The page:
Evidence from a Columbia University Vagelos College of Physicians and Surgeons study reveals that vaccines and antibody treatments are less effective against newly discovered omicron subvariants.
The newest omicron subvariants, such as the BA.4 and BA.5 strains of COVID, have caused a surge in infections around the world and are believed to be more transmissible than previous variants. Novel research suggests that these omicron subvariants have become increasingly prevalent due to their ability to evade vaccines and antibody treatments.
The study is titled “Antibody evasion by SARS-CoV-2 Omicron subvariants BA.1.12.1, BA.4 and BA.5.”
The rise of omicron subvariants
Around the world, the omicron subvariants BA.2.12.1, BA.4, and BA.5 are becoming increasingly common, as seen in the United States, where the BA.4 and BA.5 subvariants are responsible for more than 50% of new COVID cases.
Due to a range of new mutations in the virus’ spike protein, these subvariants are believed to be more virulent than previous omicron subvariants.
David D. Ho, MD, the study’s leader and director of the Aaron Diamond AIDS Research Center and the Clyde’56 and Helen Wu Professor of Medicine at Columbia University Vagelos College of Physicians and Surgeons, commented: “The virus is continuing to evolve, as expected, and it is not surprising that these new, more transmissible subvariants are becoming more dominant around the world.
“Understanding how currently available vaccines and antibody treatments stand up to the new subvariants is critical to developing strategies to prevent severe disease, hospitalisations, and deaths—if not infection.”
Overriding vaccines and antibody treatments
In a series of laboratory experiments, the research team analysed the ability of antibodies from people who received at least three doses of an mRNA COVID vaccine or had two vaccine doses and were then infected with omicron, to neutralise these new omicron subvariants.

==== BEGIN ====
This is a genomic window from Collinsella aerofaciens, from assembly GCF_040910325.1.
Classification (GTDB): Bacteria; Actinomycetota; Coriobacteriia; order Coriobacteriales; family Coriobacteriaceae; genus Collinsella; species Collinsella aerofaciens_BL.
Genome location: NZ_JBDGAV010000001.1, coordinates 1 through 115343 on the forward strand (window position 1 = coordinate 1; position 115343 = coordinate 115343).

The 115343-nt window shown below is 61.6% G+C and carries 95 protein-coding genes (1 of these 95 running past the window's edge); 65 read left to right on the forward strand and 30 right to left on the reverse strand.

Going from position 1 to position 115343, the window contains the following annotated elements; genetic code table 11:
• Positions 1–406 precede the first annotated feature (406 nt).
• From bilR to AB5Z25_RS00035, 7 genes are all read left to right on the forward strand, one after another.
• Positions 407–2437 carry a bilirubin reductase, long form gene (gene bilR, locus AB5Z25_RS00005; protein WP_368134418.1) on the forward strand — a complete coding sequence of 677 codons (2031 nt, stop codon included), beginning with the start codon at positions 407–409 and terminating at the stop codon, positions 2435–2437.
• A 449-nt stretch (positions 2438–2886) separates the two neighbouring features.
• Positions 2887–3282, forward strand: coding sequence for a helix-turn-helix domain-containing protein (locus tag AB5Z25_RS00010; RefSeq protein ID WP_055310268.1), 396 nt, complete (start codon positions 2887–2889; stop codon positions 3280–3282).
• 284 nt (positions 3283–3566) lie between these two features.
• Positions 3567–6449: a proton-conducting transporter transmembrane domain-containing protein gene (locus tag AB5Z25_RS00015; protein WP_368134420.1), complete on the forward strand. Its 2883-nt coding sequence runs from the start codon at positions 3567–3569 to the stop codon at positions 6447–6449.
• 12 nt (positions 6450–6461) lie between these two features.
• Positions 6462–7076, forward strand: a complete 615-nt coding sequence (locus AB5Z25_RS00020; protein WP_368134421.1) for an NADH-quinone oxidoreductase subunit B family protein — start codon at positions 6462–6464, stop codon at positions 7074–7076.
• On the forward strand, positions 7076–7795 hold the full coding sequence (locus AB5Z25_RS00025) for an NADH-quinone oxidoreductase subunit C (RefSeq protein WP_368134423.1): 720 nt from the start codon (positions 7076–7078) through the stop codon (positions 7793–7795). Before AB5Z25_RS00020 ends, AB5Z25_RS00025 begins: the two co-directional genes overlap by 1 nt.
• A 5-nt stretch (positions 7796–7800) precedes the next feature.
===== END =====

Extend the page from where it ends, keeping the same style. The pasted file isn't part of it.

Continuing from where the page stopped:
The researchers did not analyse patients who had not received a COVID booster vaccine due to an earlier study suggesting that two doses provide little protection against infection from earlier omicron variants.
The results illuminated that although BA.2.12.1 is only slightly more resistant to vaccines than BA.2, the BA.4 and BA.5 strains were at least four times more resistant.
Additionally, the team examined the effectiveness of 19 monoclonal antibody treatments at neutralising BA.2.12.1, BA.4, and BA.5, finding that only one treatment was effective against all subvariants.
Ho concluded: “Our study suggests that as these highly transmissible subvariants continue to expand around the globe, they will lead to more breakthrough infections in people who are vaccinated and boosted with currently available mRNA vaccines. Though the current study suggests that the new variants may cause more infections in vaccinated individuals, the vaccines continue to provide good protection against severe disease.
“Efforts in the United States to develop new vaccine boosters aimed at BA.4 and BA.5 may improve protection against infection and severe disease. In the current environment, though, we may need to look toward developing new vaccines and treatments that can anticipate the ongoing evolution of the SARS-CoV-2 virus.”